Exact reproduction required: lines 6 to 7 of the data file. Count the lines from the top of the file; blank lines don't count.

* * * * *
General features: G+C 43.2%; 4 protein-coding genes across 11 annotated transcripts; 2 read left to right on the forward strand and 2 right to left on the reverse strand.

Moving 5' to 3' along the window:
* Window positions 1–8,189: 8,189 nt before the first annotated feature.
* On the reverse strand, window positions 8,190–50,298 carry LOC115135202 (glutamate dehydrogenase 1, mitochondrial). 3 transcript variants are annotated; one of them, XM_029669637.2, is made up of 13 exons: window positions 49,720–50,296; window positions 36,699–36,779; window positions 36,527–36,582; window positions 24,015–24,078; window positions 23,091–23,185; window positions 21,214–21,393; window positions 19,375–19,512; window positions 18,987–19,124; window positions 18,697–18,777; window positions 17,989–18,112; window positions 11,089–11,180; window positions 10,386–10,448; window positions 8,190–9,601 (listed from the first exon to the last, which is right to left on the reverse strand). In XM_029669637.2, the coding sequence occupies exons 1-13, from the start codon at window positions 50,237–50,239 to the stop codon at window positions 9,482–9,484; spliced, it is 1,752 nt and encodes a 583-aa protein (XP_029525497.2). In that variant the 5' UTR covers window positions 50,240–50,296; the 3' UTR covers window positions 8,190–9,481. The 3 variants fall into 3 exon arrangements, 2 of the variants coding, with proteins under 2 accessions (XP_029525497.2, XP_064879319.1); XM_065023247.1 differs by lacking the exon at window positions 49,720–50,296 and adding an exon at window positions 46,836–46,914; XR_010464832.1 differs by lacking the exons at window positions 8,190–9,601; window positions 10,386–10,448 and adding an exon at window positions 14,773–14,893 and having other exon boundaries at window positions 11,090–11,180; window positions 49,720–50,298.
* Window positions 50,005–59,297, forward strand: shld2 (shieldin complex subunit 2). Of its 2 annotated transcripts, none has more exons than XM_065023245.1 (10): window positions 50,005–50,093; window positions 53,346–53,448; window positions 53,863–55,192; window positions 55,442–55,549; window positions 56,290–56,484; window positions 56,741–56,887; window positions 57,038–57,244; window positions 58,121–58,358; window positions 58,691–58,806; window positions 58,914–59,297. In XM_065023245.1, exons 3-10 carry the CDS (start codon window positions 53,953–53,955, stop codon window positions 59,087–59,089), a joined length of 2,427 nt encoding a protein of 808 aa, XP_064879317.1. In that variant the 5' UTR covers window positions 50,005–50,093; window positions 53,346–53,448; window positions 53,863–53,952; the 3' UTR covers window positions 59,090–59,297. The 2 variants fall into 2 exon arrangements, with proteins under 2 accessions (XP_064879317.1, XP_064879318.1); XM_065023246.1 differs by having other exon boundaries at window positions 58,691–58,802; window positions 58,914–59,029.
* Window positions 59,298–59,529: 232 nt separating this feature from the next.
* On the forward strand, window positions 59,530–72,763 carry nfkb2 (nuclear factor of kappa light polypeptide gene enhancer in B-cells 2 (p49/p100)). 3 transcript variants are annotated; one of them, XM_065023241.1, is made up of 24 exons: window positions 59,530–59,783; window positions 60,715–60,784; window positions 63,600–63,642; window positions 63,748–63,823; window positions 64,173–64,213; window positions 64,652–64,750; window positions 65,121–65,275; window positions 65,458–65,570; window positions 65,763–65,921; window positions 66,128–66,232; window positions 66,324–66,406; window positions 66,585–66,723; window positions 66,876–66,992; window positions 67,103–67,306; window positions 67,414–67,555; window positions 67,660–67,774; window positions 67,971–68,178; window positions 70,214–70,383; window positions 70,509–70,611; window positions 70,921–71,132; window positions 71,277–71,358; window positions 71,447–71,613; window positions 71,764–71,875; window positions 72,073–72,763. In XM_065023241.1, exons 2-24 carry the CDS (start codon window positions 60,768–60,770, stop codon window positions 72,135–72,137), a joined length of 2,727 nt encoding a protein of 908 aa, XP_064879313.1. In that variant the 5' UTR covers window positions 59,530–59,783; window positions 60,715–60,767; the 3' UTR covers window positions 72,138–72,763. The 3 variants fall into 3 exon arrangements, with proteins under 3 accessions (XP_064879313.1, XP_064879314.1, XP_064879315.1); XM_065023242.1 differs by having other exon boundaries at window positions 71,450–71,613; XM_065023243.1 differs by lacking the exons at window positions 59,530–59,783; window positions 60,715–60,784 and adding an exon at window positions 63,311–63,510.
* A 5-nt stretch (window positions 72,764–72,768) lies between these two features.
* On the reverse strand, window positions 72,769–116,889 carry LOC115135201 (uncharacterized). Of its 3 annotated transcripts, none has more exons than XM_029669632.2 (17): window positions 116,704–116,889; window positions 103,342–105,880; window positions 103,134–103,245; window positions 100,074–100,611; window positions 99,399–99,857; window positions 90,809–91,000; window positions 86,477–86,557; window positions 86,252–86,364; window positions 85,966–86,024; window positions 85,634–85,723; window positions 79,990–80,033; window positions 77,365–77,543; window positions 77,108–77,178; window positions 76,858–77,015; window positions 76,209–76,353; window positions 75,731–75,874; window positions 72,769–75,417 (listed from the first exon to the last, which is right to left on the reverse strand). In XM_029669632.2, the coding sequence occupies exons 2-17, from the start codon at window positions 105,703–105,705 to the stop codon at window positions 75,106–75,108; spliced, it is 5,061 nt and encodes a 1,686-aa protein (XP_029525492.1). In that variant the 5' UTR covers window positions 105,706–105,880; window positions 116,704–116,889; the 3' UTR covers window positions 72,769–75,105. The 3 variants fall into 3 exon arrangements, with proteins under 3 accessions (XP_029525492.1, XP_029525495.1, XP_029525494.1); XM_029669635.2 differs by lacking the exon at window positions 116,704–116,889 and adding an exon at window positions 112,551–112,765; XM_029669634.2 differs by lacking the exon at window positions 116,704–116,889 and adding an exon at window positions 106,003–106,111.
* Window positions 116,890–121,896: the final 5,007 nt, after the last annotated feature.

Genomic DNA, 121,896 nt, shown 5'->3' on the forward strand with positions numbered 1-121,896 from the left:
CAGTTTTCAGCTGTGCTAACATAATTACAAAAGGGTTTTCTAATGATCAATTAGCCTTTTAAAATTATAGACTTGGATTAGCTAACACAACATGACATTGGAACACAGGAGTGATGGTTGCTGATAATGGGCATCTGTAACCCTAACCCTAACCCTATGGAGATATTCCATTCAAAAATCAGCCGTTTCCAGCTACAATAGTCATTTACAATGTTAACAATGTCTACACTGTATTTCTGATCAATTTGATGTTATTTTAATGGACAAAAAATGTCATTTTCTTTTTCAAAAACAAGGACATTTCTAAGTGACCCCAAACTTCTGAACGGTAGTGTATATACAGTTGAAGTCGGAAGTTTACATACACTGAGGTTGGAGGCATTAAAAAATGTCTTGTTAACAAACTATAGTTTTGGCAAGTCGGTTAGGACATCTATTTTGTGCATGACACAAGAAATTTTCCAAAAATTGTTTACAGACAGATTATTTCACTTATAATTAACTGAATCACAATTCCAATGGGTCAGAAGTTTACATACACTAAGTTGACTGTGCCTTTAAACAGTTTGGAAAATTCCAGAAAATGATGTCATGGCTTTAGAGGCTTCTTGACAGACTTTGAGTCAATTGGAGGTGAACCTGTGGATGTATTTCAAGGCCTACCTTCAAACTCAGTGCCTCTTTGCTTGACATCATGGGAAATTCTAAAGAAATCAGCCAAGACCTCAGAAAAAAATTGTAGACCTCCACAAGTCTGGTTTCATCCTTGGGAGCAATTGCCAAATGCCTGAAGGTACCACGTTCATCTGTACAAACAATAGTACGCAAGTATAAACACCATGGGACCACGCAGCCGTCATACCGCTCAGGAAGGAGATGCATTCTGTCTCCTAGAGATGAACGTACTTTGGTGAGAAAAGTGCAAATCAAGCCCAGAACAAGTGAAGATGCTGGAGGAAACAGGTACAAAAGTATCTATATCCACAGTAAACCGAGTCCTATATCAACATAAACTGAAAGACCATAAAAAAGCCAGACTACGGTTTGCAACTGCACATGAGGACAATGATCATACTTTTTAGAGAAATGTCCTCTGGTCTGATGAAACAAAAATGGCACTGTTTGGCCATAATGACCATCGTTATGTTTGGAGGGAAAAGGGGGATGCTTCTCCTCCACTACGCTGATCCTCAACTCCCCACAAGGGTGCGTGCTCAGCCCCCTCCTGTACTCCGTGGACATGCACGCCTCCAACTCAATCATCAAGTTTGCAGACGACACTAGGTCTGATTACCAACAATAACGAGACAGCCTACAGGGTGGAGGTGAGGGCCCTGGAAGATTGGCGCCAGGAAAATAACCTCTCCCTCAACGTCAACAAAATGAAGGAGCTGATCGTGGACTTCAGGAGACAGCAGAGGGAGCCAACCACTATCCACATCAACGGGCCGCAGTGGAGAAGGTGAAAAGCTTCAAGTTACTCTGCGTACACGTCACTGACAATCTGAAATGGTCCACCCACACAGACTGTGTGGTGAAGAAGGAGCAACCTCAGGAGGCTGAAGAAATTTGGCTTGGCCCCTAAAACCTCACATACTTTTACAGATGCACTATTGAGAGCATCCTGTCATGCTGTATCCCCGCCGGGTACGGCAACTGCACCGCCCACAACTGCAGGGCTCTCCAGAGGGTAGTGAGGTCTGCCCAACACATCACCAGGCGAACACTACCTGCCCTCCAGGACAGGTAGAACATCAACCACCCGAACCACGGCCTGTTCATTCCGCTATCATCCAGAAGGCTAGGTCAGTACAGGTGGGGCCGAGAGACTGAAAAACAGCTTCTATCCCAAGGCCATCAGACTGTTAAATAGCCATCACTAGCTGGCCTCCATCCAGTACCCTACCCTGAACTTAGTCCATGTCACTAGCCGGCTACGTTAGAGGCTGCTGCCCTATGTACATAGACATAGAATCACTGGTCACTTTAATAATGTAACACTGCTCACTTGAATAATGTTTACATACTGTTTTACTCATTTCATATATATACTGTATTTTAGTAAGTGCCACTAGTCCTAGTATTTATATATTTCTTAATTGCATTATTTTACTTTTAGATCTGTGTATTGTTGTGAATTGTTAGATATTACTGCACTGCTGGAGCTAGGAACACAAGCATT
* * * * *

* Window positions 59,298–59,529: 232 nt separating this feature from the next.
* On the forward strand, window positions 59,530–72,763 carry nfkb2 (nuclear factor of kappa light polypeptide gene enhancer in B-cells 2 (p49/p100)). 3 transcript variants are annotated; one of them, XM_065023241.1, is made up of 24 exons: window positions 59,530–59,783; window positions 60,715–60,784; window positions 63,600–63,642; window positions 63,748–63,823; window positions 64,173–64,213; window positions 64,652–64,750; window positions 65,121–65,275; window positions 65,458–65,570; window positions 65,763–65,921; window positions 66,128–66,232; window positions 66,324–66,406; window positions 66,585–66,723; window positions 66,876–66,992; window positions 67,103–67,306; window positions 67,414–67,555; window positions 67,660–67,774; window positions 67,971–68,178; window positions 70,214–70,383; window positions 70,509–70,611; window positions 70,921–71,132; window positions 71,277–71,358; window positions 71,447–71,613; window positions 71,764–71,875; window positions 72,073–72,763. In XM_065023241.1, exons 2-24 carry the CDS (start codon window positions 60,768–60,770, stop codon window positions 72,135–72,137), a joined length of 2,727 nt encoding a protein of 908 aa, XP_064879313.1. In that variant the 5' UTR covers window positions 59,530–59,783; window positions 60,715–60,767; the 3' UTR covers window positions 72,138–72,763. The 3 variants fall into 3 exon arrangements, with proteins under 3 accessions (XP_064879313.1, XP_064879314.1, XP_064879315.1); XM_065023242.1 differs by having other exon boundaries at window positions 71,450–71,613; XM_065023243.1 differs by lacking the exons at window positions 59,530–59,783; window positions 60,715–60,784 and adding an exon at window positions 63,311–63,510.